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I've been a Linux sysadmin and am new to Windows so I apologize for the n00b question. I have two groups lets call them "Students" and "Professors". Students are very restricted, however professors have access to some unique things. One of them is a P:\ drive. The drive is mapped as follows:

\\Server\Public -> P:\

All Professors have full read\write access to this. It is designed for them to share files with each other. Students do not have access to \\Server\ or \\Server\Public but I have a professor who wants to share files with some students.

The only workaround I came up with so far (which leaves everything as far as permissions\shares go as they are) is to create a "Shared" folder in his local profile and share it with EVERYONE, and give EVERYONE read-only access. Students can access it by going to "\\COMPUTER_NAME\Users\USER_NAME\Shared" (and that's all they can see).

The problem is the professor has to copy all the files to his local profile from the P drive. It's not too big of a deal but I want a more elegant solution. I tried creating a symlink in "Shared" as follows:

\\COMPUTER_NAME\Users\USER_NAME\Shared\linked_dir <-> \\Server\Public

but students still were unable to access it (I'm sure it is designed like that on purpose).

Any ideas?

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Why the downvote? –  asdffffff Mar 4 at 17:03
    
Why are the students on the same AD Domain as the staff? –  TheCleaner Mar 4 at 19:07
    
That's just how it came. I work here, I didn't make it! They are separated and have different groups and GPOs. Why does it matter if they are in the same domain? –  asdffffff Mar 4 at 19:21
    
Most academic environments are better off putting students on their own AD domain and preferably own network entirely. This helps to prevent security issues and problems with staff being able to do their jobs properly. –  TheCleaner Mar 4 at 19:57

1 Answer 1

If a user has rights to a sub-directory on a share, I believe it is possible to directly map to it.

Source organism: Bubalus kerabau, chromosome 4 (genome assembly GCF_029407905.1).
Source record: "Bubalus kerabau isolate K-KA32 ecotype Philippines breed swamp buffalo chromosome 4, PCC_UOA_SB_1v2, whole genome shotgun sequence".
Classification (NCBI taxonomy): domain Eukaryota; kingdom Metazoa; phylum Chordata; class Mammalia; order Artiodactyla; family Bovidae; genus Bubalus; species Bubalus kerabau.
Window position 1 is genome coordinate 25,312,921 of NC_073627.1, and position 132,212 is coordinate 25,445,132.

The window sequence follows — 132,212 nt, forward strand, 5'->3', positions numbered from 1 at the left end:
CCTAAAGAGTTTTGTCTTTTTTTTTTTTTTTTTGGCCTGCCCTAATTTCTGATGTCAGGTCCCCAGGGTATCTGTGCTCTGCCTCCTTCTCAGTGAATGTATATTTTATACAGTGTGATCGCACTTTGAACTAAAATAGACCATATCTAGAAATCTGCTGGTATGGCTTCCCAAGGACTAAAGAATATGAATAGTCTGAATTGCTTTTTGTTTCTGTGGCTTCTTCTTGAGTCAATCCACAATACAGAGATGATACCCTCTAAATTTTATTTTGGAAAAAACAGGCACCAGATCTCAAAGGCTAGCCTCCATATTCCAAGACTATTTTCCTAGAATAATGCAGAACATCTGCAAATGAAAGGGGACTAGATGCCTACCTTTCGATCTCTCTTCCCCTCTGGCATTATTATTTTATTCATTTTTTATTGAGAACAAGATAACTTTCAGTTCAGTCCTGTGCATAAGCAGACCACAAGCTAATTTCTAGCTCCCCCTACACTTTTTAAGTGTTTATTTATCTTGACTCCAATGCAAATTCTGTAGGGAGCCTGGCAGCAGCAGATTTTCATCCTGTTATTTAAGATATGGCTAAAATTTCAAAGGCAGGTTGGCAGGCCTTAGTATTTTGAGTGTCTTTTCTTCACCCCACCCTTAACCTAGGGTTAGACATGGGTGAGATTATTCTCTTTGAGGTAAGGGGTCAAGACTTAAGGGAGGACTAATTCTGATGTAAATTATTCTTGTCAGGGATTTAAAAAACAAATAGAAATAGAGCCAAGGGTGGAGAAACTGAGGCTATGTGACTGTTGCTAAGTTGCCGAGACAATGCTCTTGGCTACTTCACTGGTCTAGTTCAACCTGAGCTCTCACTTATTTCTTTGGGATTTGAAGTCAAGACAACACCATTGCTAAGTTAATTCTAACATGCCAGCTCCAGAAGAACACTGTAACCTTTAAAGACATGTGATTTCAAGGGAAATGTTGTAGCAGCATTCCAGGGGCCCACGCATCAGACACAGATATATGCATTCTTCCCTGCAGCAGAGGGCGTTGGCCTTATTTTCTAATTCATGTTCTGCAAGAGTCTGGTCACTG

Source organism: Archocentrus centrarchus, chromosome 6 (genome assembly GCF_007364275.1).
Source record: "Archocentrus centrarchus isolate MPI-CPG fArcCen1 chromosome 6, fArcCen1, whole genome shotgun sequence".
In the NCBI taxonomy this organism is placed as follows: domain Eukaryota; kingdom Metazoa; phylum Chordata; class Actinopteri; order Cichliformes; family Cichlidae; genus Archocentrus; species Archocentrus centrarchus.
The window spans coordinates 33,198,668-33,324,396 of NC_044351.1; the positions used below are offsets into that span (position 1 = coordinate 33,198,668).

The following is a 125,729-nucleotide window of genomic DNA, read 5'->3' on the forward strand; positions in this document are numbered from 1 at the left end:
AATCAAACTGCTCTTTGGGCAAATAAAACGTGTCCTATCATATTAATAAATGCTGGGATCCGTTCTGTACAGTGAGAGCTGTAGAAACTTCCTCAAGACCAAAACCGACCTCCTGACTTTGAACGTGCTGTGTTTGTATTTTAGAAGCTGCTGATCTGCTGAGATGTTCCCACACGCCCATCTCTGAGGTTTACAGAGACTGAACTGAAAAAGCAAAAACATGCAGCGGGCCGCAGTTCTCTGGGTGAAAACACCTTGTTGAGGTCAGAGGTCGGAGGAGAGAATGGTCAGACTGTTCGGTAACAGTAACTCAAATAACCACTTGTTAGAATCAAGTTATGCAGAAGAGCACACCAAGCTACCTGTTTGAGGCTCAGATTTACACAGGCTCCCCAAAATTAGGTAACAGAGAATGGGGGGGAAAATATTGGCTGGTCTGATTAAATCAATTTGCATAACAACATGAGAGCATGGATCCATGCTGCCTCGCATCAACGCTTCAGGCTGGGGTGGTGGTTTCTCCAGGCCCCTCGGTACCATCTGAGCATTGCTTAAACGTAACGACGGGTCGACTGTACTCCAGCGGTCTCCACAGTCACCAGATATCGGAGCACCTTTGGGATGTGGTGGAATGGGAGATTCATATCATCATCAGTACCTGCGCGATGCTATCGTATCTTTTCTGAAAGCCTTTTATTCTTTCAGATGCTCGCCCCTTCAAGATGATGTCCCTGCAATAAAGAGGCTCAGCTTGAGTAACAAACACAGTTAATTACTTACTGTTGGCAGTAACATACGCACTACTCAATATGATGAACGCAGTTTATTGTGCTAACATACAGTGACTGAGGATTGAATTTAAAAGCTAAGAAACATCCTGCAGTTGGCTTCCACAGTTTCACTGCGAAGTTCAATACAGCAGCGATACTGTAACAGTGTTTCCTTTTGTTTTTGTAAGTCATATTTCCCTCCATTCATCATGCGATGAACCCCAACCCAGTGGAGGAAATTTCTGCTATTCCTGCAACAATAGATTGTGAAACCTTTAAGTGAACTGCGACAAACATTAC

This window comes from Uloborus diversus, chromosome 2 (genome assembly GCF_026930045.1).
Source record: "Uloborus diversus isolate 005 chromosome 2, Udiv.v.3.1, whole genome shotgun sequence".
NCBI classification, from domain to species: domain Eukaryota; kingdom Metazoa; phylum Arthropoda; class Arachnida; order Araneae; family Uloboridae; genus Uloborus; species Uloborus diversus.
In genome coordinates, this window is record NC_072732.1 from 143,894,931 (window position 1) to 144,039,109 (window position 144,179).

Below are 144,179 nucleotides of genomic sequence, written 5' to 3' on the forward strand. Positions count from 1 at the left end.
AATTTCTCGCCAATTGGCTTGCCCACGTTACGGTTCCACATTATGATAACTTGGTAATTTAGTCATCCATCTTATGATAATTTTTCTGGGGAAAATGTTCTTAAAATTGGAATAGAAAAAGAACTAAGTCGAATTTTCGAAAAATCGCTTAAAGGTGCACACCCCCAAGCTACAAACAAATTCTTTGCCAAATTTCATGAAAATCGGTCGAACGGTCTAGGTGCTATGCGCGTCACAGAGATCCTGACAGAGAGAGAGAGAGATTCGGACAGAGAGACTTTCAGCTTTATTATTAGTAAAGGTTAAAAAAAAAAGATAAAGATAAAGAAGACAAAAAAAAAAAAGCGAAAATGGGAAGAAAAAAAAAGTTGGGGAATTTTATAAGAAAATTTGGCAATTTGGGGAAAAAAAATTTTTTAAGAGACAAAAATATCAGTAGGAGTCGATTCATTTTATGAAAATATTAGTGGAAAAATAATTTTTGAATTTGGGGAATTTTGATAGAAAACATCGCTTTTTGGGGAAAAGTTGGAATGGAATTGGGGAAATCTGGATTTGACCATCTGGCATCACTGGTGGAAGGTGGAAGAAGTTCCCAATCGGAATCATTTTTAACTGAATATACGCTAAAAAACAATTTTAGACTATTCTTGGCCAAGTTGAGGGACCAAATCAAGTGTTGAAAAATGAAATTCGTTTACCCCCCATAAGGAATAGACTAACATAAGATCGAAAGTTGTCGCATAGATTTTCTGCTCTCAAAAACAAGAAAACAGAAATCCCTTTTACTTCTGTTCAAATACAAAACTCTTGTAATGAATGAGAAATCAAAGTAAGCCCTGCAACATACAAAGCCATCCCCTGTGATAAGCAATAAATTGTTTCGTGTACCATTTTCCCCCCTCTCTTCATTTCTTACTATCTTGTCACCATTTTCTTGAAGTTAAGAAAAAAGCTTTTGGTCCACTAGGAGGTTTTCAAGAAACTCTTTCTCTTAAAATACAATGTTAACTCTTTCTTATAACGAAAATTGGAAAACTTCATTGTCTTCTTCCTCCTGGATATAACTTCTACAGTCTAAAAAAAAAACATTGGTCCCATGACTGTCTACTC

net use m: \\server\public\jprof\cs101\files 

You can't map M: (for example) directly to the share and navigate down, that's what messes some people up. To do that you'll have to get funky with permissions, and that's a lot of work.

share|improve this answer
    
I tried that and since students do not have access to \\server\Public that seems to mean they don't have to access to \\server\Public\shared_dir even when I gave EVERYONE full control –  asdffffff Mar 4 at 19:00
    
You have to set the SHARE level permissions for PUBLIC to "EVERYONE - FULL CONTROL" as well. –  TheCleaner Mar 4 at 19:06
    
There is no ability to change them. Properties on a standard (local) folder gives me the the sharing tab, but I do not have that tab on \\Server\Public\test_folder –  asdffffff Mar 4 at 19:13
    
Got it. I can share E:\Public\test_folder (\\Server\Public maps to E:\Public on the server) by setting this as an Admin but this creates \\Server\test_folder. This is ugly. I want them to go to \\Server\Public\test_folder even though they can't go to \\Server\Public –  asdffffff Mar 4 at 19:22
1  
You have to set the permissions on the PUBLIC share, then give them access to whatever that subfolder (files) is. Then they can map directly to that subfolder (as in sysadmin's answer). Assuming bypass traverse checking is enabled (by default it is), it will work fine. –  TheCleaner Mar 4 at 19:27

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